Day Ten and Eleven: Visiting Inwood Parks going up and down hills September 15th, 2015

I  wanted to get off the beaten track of the streets today, especially since it was so hot out and explore the paths of the parks in the area. Inwood has so many beautiful parks, rock formations, valleys and peaks that when you walk the remote paths to the middle of Inwood Hill Park, with the exception of a train passing by, you would never know that you were in Manhattan and not in the middle of the wilderness.

I started the day at 218th Street and started my walk of Inwood Hill Park (See review on TripAdvisor).  I walked the Moscota Marsh (See review on TripAdvisor and VisitingaMuseum@Wordpress.com) part of the Columbia campus, again at low tide and observed the many birds that call the marsh home. More people were enjoying their day at the park and all over the ball fields and lawns people were enjoying baseball games, soccer and picnics. There was a lot of activity at the upper end of the park and as you start the walk up the hill into the paths leading to the woods, you really are transported to another world.

As I walked the paths to the upper reaches of the park, I was reminded that once upon a time when Manhattan was all wooded and what the Dutch must of thought of Manhattan when they arrived. It is quite the experience walking around the park in the middle of the afternoon and no one is around this part of the park. For the all the ballgames and soccer games below, it is peaceful, relaxing and a sense of tranquility  is the feeling you get as you walk along the hills and valleys of the park. These are things that you don’t see from the apartment buildings and streets below.

The upper paths of the park offer logs to sit and relax on, the view of Indian Caves, beautiful rock formations and dozens of types of wildflowers along the paths. When walking this part of the park, wind down multiple paths before reaching street level. There is lots to see in the middle of the park and if you want to be by yourself this is the part of the park you want tot be in.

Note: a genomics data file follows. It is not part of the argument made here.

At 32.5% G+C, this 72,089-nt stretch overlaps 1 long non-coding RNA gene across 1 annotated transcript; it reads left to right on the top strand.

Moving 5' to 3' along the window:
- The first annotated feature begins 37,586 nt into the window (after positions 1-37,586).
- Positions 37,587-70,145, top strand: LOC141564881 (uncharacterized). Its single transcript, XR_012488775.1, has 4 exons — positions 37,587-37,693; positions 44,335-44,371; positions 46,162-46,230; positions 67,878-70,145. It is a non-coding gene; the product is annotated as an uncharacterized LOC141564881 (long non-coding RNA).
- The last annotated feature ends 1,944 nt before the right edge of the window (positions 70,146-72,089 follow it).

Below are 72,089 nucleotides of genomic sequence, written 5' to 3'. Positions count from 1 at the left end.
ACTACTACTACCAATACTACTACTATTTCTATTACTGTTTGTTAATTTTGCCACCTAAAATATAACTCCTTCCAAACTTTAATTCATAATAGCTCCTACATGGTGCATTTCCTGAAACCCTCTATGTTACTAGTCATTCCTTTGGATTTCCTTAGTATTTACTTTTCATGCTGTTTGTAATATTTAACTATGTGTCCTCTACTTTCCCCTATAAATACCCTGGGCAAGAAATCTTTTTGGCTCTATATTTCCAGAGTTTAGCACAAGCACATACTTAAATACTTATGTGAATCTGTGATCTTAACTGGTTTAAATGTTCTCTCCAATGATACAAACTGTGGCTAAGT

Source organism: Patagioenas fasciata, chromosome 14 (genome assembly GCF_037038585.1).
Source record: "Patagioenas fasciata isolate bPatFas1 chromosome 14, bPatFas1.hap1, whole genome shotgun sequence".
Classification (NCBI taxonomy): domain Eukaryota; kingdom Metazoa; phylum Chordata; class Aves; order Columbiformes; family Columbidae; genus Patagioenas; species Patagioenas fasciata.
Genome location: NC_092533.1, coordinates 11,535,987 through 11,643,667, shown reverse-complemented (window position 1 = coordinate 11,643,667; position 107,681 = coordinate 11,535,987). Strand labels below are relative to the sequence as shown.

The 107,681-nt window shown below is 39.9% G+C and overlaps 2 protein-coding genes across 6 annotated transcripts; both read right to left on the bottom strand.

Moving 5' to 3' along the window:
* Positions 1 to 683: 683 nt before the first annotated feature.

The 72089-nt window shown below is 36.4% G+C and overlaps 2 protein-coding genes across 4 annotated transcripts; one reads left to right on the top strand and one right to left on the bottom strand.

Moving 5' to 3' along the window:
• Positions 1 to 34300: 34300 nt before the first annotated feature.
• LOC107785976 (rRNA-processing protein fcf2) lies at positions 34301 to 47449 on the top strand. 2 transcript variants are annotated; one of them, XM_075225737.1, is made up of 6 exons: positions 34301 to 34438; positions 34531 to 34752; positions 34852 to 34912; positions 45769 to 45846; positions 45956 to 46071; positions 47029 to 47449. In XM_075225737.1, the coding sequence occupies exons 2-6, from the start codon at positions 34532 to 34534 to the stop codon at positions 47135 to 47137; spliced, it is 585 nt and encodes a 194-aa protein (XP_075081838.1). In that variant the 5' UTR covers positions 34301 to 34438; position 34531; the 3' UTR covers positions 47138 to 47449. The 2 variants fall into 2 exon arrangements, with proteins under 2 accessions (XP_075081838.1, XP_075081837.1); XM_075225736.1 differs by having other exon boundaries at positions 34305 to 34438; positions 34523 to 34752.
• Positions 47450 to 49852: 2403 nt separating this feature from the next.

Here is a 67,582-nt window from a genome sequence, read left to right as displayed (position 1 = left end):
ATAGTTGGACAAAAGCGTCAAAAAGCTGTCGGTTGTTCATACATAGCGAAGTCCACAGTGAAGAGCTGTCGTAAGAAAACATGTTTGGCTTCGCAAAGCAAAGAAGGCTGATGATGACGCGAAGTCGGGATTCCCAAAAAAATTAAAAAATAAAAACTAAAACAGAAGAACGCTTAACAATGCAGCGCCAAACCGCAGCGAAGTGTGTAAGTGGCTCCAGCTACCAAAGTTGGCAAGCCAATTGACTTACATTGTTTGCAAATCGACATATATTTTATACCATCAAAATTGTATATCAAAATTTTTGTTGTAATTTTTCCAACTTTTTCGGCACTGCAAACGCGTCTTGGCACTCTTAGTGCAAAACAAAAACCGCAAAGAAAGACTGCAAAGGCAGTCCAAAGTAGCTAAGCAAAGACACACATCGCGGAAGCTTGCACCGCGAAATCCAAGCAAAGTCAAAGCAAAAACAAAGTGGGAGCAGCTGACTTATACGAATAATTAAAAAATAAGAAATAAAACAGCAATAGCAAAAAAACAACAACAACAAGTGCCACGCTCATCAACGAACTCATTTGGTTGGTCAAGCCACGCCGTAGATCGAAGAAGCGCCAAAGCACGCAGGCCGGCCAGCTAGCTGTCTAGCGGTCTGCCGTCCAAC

As you exit the park by Dyckman Street, make a left and head back to the pier and little beach at the end of the street. It is a nice place to relax after a long walk around the park. Enter the park from the lower side of Dyckman Street and enter the ball fields. On a busy Saturday, I watched a soccer game that had the intensity of an Olympic match. It was the Mexicans vs the Mexicans and you could feel the pressure from the fans. There were loads of families watching the game and picnicking by the river. What was nice was the food carts offering all sorts of Mexican food choices at very reasonable prices.

A special note when walking this section of Inwood is that there are lots of choices of places to go to the bathroom. You have the public bathrooms under the bridge, you have the public bathrooms in the playground on the corner of Dyckman Street and Payson Avenue and at the local library by the corner of Dyckman Street and Broadway.

I crossed Dyckman Street and walked into the Fort Tyron Park. At the beginning of the park is Lt. William Tighe Park Triangle. This park was open today and offered much relief from walking around Broadway. The park was named after William Tighe, a decorated veteran of two wars and a local resident (NYCParks).

william tighe park

William Tighe Park

This little gem of a park reminds us of the positive benefits when a neighborhood of volunteers ban together to create a little park so magical and polished. There is a little pool full of golden fish to the back of this little pocket park, colorful flowers and small benches perfect to relax and read a book.

I walked through the extremely busy Anne Loftus Playground again. It was some afternoon trying to avoid all the kids running all over the playground, splashing in the fountain area and chasing one another up the jungle gym while parents chatted amongst themselves or read books. This well-laid out playground is very popular with the locals at all times of the day because as I passed it one night late in the evening, the kids were still running around the park. Kids of all ages, shapes and sizes play together and they show real neighborhood unity by watching out for one another.